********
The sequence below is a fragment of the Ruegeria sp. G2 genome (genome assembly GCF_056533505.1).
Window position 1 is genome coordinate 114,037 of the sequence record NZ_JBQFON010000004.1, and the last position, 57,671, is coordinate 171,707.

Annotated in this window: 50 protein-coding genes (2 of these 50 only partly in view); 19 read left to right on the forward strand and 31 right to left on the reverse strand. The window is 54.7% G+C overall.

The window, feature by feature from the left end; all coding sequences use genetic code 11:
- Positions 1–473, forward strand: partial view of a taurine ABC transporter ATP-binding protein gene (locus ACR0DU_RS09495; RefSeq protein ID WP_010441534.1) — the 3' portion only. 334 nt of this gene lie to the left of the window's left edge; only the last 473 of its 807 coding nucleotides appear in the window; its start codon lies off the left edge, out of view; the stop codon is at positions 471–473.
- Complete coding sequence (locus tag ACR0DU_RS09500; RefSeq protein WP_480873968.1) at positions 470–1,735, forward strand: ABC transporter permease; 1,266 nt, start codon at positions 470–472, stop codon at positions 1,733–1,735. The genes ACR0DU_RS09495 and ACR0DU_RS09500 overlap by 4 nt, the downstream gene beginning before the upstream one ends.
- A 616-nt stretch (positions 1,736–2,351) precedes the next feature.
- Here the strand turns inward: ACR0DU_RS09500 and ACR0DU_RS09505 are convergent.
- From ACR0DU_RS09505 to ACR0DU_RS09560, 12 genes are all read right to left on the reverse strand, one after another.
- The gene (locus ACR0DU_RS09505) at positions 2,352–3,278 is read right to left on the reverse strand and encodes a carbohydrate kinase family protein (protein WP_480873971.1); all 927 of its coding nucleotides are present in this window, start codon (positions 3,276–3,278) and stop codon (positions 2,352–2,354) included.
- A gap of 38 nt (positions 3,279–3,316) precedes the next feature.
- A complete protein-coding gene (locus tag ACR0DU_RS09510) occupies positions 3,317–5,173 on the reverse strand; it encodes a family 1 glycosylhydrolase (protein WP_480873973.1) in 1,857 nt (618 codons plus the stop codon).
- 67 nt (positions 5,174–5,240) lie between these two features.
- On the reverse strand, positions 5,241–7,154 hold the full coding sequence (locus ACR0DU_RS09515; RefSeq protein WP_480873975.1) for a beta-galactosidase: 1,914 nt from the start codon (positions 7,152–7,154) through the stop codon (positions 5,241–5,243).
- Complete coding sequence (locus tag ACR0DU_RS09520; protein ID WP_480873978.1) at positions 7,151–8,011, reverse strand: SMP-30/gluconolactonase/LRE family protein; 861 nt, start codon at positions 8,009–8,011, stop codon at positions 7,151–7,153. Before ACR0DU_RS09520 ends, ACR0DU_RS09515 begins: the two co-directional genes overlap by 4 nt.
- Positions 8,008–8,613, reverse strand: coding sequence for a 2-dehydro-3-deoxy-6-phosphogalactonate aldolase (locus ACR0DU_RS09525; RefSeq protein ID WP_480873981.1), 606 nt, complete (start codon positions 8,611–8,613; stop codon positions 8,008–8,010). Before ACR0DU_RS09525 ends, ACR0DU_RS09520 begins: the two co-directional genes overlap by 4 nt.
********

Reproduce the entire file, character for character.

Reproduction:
The sequence below is a fragment of the Ruegeria sp. G2 genome (genome assembly GCF_056533505.1).
Window position 1 is genome coordinate 114,037 of the sequence record NZ_JBQFON010000004.1, and the last position, 57,671, is coordinate 171,707.

Annotated in this window: 50 protein-coding genes (2 of these 50 only partly in view); 19 read left to right on the forward strand and 31 right to left on the reverse strand. The window is 54.7% G+C overall.

The window, feature by feature from the left end; all coding sequences use genetic code 11:
- Positions 1–473, forward strand: partial view of a taurine ABC transporter ATP-binding protein gene (locus ACR0DU_RS09495; RefSeq protein ID WP_010441534.1) — the 3' portion only. 334 nt of this gene lie to the left of the window's left edge; only the last 473 of its 807 coding nucleotides appear in the window; its start codon lies off the left edge, out of view; the stop codon is at positions 471–473.
- Complete coding sequence (locus tag ACR0DU_RS09500; RefSeq protein WP_480873968.1) at positions 470–1,735, forward strand: ABC transporter permease; 1,266 nt, start codon at positions 470–472, stop codon at positions 1,733–1,735. The genes ACR0DU_RS09495 and ACR0DU_RS09500 overlap by 4 nt, the downstream gene beginning before the upstream one ends.
- A 616-nt stretch (positions 1,736–2,351) precedes the next feature.
- Here the strand turns inward: ACR0DU_RS09500 and ACR0DU_RS09505 are convergent.
- From ACR0DU_RS09505 to ACR0DU_RS09560, 12 genes are all read right to left on the reverse strand, one after another.
- The gene (locus ACR0DU_RS09505) at positions 2,352–3,278 is read right to left on the reverse strand and encodes a carbohydrate kinase family protein (protein WP_480873971.1); all 927 of its coding nucleotides are present in this window, start codon (positions 3,276–3,278) and stop codon (positions 2,352–2,354) included.
- A gap of 38 nt (positions 3,279–3,316) precedes the next feature.
- A complete protein-coding gene (locus tag ACR0DU_RS09510) occupies positions 3,317–5,173 on the reverse strand; it encodes a family 1 glycosylhydrolase (protein WP_480873973.1) in 1,857 nt (618 codons plus the stop codon).
- 67 nt (positions 5,174–5,240) lie between these two features.
- On the reverse strand, positions 5,241–7,154 hold the full coding sequence (locus ACR0DU_RS09515; RefSeq protein WP_480873975.1) for a beta-galactosidase: 1,914 nt from the start codon (positions 7,152–7,154) through the stop codon (positions 5,241–5,243).
- Complete coding sequence (locus tag ACR0DU_RS09520; protein ID WP_480873978.1) at positions 7,151–8,011, reverse strand: SMP-30/gluconolactonase/LRE family protein; 861 nt, start codon at positions 8,009–8,011, stop codon at positions 7,151–7,153. Before ACR0DU_RS09520 ends, ACR0DU_RS09515 begins: the two co-directional genes overlap by 4 nt.
- Positions 8,008–8,613, reverse strand: coding sequence for a 2-dehydro-3-deoxy-6-phosphogalactonate aldolase (locus ACR0DU_RS09525; RefSeq protein ID WP_480873981.1), 606 nt, complete (start codon positions 8,611–8,613; stop codon positions 8,008–8,010). Before ACR0DU_RS09525 ends, ACR0DU_RS09520 begins: the two co-directional genes overlap by 4 nt.